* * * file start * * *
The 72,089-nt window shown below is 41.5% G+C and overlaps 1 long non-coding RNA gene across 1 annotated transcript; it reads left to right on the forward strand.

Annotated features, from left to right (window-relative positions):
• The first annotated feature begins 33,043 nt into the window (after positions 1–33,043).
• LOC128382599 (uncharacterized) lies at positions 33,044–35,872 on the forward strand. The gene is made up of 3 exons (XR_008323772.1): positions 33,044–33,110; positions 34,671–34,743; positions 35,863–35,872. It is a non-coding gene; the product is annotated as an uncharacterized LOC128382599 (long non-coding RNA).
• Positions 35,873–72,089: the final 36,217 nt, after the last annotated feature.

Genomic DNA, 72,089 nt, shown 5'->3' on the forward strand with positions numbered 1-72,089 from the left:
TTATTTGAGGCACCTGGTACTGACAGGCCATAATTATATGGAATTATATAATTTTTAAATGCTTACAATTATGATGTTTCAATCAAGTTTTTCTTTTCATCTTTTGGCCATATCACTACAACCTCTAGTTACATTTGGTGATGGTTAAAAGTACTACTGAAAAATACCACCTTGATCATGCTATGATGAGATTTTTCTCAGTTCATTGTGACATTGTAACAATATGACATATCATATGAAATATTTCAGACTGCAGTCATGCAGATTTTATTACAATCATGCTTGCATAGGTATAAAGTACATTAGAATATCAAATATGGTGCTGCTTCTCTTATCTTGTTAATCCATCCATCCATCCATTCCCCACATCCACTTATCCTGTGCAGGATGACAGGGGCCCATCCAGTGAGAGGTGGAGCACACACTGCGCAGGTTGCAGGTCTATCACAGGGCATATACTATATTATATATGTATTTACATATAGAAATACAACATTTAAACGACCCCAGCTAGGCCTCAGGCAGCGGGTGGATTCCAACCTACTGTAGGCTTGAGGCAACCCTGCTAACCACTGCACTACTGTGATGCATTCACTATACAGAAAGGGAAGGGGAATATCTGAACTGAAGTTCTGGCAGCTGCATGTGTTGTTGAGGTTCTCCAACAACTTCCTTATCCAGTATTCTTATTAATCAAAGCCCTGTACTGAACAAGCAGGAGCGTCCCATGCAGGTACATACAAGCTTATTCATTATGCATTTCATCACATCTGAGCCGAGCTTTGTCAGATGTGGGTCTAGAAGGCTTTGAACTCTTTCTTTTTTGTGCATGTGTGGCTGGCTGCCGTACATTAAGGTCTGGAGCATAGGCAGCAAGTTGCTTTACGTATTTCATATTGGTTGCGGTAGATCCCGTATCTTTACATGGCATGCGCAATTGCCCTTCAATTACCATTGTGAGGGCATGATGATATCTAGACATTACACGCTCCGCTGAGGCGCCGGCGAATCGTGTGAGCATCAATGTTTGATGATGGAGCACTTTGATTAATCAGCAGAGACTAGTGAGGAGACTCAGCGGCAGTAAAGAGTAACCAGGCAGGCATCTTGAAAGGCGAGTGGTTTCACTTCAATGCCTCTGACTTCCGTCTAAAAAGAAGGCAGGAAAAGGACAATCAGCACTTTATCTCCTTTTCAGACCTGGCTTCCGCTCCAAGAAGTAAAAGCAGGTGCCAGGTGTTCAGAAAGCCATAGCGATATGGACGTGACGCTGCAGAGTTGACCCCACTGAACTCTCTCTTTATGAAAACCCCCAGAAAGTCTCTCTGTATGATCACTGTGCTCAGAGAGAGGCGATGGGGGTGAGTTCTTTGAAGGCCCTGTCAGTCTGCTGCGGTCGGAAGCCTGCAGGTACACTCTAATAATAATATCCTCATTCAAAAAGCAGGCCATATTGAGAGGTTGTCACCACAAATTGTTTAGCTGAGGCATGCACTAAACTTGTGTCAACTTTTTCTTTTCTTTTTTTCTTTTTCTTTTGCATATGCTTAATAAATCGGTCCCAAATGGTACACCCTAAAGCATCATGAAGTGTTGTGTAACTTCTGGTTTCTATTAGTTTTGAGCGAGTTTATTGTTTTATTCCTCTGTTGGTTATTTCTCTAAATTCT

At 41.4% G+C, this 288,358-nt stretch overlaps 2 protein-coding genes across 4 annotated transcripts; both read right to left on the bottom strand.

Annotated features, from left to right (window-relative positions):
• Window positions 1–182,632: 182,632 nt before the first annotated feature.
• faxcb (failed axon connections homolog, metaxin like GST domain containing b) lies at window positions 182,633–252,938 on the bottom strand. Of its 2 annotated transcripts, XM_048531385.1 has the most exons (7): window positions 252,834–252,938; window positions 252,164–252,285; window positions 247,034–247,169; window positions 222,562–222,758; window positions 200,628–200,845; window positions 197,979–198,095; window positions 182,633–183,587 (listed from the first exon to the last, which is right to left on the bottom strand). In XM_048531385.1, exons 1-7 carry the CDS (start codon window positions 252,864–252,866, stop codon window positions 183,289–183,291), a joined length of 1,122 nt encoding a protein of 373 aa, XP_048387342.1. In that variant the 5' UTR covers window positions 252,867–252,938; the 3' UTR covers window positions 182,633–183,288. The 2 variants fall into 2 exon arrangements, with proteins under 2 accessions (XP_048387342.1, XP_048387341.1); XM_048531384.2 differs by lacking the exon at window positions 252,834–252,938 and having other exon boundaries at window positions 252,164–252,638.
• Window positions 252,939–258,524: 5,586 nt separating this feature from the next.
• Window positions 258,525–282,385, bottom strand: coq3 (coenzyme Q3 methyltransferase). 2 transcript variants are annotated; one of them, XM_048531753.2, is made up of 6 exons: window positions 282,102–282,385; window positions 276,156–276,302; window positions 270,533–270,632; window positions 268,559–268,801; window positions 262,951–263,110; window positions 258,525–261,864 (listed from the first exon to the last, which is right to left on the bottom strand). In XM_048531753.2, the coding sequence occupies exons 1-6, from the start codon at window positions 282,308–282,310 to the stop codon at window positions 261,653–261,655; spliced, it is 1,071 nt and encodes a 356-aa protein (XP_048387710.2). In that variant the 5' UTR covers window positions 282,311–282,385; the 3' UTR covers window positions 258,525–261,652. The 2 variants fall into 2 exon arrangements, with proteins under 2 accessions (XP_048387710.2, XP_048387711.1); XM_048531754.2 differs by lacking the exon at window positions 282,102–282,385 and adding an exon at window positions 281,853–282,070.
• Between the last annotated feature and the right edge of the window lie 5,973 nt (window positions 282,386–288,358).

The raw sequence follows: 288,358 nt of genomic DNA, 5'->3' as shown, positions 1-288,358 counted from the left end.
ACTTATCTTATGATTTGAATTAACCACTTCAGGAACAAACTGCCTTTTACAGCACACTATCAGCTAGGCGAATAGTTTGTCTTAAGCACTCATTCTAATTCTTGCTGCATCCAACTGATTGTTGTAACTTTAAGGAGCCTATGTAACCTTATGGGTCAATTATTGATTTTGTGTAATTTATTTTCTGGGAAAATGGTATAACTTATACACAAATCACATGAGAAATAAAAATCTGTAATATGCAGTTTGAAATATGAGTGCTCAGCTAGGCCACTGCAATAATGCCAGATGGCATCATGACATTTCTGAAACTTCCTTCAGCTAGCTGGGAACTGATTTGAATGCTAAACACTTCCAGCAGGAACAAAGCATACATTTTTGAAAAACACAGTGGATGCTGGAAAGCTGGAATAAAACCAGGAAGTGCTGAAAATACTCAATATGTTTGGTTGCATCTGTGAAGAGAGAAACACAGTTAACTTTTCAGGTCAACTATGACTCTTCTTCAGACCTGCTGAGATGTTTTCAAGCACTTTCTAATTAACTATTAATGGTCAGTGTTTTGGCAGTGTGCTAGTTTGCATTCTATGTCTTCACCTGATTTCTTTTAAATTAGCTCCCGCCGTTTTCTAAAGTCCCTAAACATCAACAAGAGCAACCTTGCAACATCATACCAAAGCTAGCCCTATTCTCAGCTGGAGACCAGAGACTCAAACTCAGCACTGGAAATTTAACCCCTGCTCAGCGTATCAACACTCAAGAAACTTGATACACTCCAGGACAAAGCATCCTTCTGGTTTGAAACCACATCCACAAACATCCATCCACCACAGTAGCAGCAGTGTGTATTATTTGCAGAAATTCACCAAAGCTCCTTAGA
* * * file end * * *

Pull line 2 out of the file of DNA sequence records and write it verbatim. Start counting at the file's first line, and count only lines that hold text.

Annotated features, from left to right (window-relative positions):